as well by use of potential extension configuration lists. Such as well by use of potential extension configuration lists. Such
potential configuration extension lists MUST adhere to the following potential configuration extension lists MUST adhere to the following
ABNF: ABNF:
pot-extension-config-list = ext-cap-name "=" pot-extension-config-list = ext-cap-name "="
ext-cap-list ext-cap-list
ext-cap-name = token ; defined in [RFC4566] ext-cap-name = token ; defined in [RFC4566]
ext-cap-list = 1*VCHAR ; defined in [RFC4234] ext-cap-list = 1*VCHAR ; defined in [RFC4234]
skipping to change at page 21, line 48 skipping to change at page 25, line 32
contain more than one potential configuration by use of contain more than one potential configuration by use of
alternatives). A potential configuration attribute can however alternatives). A potential configuration attribute can however
reference a session-level capability. The semantics of doing so reference a session-level capability. The semantics of doing so
depends on the type of capability. In the case of transport protocol depends on the type of capability. In the case of transport protocol
capabilities it has no particular implication. In the case of capabilities it has no particular implication. In the case of
attribute capabilities however, it does. More specifically, the attribute capabilities however, it does. More specifically, the
attribute name and value (provided within that attribute capability) attribute name and value (provided within that attribute capability)
will be considered part of the resulting SDP for that particular will be considered part of the resulting SDP for that particular
configuration at the *session* level. In other words, it will be as- configuration at the *session* level. In other words, it will be as-
if that attribute was simply provided with that value at the session- if that attribute was simply provided with that value at the session-
level in the first place. Note that individual media streams perform level in the first place. As a result of that, the base SDP
capability negotiation individually, and hence it is possible that Capability Negotiation framework REQUIRES that potential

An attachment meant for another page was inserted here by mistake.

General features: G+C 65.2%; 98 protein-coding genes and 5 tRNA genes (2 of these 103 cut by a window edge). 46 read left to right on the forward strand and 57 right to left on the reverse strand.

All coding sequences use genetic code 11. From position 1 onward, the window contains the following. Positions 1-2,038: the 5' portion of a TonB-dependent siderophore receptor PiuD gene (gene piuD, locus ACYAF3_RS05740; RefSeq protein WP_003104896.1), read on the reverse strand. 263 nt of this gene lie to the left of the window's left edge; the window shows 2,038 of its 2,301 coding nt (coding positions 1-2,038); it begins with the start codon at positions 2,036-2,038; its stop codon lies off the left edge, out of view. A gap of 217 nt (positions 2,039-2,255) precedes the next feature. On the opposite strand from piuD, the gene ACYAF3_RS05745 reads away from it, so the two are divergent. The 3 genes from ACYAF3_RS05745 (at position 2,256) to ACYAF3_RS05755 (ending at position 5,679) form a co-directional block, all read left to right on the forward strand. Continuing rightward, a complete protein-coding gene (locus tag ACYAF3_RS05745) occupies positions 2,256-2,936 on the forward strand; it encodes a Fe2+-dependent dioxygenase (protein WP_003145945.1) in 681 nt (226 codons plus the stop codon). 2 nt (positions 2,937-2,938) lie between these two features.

another media stream (where the attribute was part of a potential configurations do not reference any session-level attribute
configuration) chose a configuration without that session level capabilities that contain media-level attributes (since that would
attribute. The session-level attribute however remains "active" and place a media-level attribute at the session level). Extensions may
hence applies to the entire resulting potential configuration SDP. It modify this behavior, as long as it is fully backwards compatible
is up to the entity that generated the SDP with these capabilities with the base specification.
and potential configuration attributes in the first place, to ensure,
that in such cases, the resulting potential configuration SDP is Individual media streams perform capability negotiation individually,
still meaningful. and hence it is possible that one media stream (where the attribute
was part of a potential configuration) chose a configuration without
a session level attribute that was chosen by another media stream.
The session-level attribute however remains "active" and hence
applies to the entire resulting potential configuration SDP. In
theory, this is problematic if one or more session-level attributes
either conflicts with or potentially interacts with another session-
level or media-level attribute in an undefined manner. In practice
however, such examples seem to be rare (at least with the currently
defined SDP attributes).
A related set of problems can occur if we need coordination between
session-level attributes from multiple media streams in order for a
particular functionality to work. The grouping framework [RFC3388]
is an example of this. If we use the SDP Capability Negotiation
framework to select a session-level group attribute (provided as an
attribute capability), and we require two media descriptions to do
this consistently, we could have a problem. The FEC grouping
semantics [RFC4756] is one example where this in theory could cause
problems, however in practice, it is unclear that there is a
significant problem here with the currently defined grouping
semantics.
Resolving the above issues in general requires inter-media stream
constraints and synchronized potential configuration processing; this
would add considerable complexity to the overall solution. In
practice, with the currently defined SDP attributes, it does not seem
to be a significant problem, and hence the core SDP Capability
Negotiation solution does not provide a solution to this issue.
Instead, it is RECOMMENDED that use of session-level attributes in a
potential configuration is avoided when possible, and when not, that
such use is examined closely for any potential interaction issues. If
interaction is possible, the entity generating the SDP SHOULD NOT
assume that well-defined operation will occur at the receiving
entity.
The session-level operation of extension capabilities is undefined: The session-level operation of extension capabilities is undefined:
Consequently, each new session-level extension capability defined Consequently, each new session-level extension capability defined